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We know that if $f:\mathbb{C}\to \mathbb{C}$ is a holomorphic function and $f$ vanishes on a set $E\subset \mathbb{R} \subset \mathbb{C}$ such that $E$ has a limit point in $\mathbb{R}$ then $f$ is identically zero.

My question: Is the same is true in multivariable case? I.e. if $f:\mathbb{C}^n\to \mathbb{C}^n$ is a holomorphic function and $f$ vanishes on a set $E\subset \mathbb{R}^n \subset \mathbb{C}^n $ such that $E$ has a limit point in $\mathbb{R}^n$ then is $f$ identically zero?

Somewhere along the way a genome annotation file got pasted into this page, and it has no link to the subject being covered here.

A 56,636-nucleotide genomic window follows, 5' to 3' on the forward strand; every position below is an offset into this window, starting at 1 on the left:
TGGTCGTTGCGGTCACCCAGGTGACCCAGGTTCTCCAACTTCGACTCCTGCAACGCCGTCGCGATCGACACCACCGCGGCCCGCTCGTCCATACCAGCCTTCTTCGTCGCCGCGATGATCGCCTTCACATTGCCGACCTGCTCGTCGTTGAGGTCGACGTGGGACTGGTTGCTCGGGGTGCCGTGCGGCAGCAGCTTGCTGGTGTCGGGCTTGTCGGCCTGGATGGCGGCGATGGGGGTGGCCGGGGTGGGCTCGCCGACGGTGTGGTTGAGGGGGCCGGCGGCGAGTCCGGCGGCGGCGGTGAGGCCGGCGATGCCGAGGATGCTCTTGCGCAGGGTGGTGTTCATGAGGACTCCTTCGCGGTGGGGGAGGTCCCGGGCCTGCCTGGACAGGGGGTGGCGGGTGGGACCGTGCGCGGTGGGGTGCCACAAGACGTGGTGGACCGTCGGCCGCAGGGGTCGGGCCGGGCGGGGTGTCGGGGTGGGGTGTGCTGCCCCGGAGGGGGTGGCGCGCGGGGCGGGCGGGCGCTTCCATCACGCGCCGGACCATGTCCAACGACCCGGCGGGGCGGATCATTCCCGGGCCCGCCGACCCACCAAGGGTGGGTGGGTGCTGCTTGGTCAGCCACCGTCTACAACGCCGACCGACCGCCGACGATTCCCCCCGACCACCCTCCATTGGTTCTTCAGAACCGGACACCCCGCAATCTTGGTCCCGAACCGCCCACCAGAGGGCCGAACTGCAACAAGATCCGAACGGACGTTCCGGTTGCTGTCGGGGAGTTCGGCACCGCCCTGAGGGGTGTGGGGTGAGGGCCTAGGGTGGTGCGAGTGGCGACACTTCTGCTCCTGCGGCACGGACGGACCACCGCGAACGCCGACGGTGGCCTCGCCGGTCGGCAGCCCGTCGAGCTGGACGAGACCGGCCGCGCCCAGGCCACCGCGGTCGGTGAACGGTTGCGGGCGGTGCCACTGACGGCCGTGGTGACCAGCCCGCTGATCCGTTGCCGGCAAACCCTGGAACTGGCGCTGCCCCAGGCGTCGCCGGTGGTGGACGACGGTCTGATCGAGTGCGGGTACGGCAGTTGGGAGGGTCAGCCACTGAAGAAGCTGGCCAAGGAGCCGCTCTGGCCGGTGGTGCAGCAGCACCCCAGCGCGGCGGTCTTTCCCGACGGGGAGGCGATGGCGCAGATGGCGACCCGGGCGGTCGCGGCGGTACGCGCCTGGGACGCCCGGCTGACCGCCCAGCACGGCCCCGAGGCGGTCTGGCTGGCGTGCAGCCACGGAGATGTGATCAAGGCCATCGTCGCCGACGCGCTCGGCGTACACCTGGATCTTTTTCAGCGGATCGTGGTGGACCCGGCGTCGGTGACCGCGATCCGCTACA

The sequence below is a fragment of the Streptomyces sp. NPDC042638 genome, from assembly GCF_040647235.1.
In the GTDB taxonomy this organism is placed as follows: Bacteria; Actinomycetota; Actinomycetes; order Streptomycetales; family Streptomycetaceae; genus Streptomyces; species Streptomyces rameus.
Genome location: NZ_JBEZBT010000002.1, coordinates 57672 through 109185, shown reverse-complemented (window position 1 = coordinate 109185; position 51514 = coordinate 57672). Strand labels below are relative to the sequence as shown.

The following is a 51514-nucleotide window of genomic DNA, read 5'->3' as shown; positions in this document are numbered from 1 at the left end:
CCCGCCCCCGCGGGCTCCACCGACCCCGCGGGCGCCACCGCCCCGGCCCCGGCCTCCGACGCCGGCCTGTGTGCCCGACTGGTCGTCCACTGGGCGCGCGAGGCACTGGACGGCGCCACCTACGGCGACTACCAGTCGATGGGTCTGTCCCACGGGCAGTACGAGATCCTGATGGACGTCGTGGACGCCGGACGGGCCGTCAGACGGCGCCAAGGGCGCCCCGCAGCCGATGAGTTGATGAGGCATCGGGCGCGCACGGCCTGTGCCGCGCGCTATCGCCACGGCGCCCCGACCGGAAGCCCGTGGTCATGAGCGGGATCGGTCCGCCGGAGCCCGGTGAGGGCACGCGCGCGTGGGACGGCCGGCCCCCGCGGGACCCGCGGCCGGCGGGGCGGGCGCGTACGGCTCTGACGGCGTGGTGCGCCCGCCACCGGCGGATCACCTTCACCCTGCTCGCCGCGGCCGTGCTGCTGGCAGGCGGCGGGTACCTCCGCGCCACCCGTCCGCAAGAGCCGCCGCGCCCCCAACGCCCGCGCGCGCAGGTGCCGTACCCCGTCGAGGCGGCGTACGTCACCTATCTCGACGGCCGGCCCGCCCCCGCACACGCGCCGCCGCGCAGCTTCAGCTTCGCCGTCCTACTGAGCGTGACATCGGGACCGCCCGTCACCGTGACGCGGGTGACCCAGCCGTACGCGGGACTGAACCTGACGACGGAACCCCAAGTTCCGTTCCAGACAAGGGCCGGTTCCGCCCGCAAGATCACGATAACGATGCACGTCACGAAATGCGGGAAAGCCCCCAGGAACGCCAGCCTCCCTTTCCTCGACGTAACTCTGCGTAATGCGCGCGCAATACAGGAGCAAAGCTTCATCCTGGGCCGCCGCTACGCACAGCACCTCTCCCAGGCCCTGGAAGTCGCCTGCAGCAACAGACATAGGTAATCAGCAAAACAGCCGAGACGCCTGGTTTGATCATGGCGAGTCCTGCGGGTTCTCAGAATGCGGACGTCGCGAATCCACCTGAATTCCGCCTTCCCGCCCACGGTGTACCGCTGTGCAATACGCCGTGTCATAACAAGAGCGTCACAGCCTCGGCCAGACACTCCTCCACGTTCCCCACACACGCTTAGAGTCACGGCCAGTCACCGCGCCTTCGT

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$f(z_1,z_2,...,z_n)=(z_1,z_1,...,z_1)$ is a counterexample.

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  • $\begingroup$ Sir thanking you for quick reply. Your counterexample pushed me to think whether the result holds for positive measure set in multivariable case. I asked that question in a different tab. Please give your thoughts. $\endgroup$ – Prof.Hijibiji May 7 '19 at 8:09

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